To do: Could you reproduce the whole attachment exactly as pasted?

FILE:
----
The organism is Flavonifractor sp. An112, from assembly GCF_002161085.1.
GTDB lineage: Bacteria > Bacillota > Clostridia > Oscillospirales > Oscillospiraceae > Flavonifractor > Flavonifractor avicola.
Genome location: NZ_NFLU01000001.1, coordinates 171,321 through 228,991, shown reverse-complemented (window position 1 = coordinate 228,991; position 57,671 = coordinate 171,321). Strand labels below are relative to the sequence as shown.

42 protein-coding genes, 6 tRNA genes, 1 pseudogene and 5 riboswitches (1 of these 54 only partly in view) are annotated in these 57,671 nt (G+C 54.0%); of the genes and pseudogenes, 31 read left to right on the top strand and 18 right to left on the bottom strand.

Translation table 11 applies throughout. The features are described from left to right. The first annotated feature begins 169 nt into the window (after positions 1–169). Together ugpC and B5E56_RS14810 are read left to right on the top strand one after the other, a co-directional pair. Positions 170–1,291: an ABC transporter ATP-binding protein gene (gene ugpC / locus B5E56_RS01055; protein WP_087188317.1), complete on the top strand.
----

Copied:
The organism is Flavonifractor sp. An112, from assembly GCF_002161085.1.
GTDB lineage: Bacteria > Bacillota > Clostridia > Oscillospirales > Oscillospiraceae > Flavonifractor > Flavonifractor avicola.
Genome location: NZ_NFLU01000001.1, coordinates 171,321 through 228,991, shown reverse-complemented (window position 1 = coordinate 228,991; position 57,671 = coordinate 171,321). Strand labels below are relative to the sequence as shown.

42 protein-coding genes, 6 tRNA genes, 1 pseudogene and 5 riboswitches (1 of these 54 only partly in view) are annotated in these 57,671 nt (G+C 54.0%); of the genes and pseudogenes, 31 read left to right on the top strand and 18 right to left on the bottom strand.

Translation table 11 applies throughout. The features are described from left to right. The first annotated feature begins 169 nt into the window (after positions 1–169). Together ugpC and B5E56_RS14810 are read left to right on the top strand one after the other, a co-directional pair. Positions 170–1,291: an ABC transporter ATP-binding protein gene (gene ugpC / locus B5E56_RS01055; protein WP_087188317.1), complete on the top strand.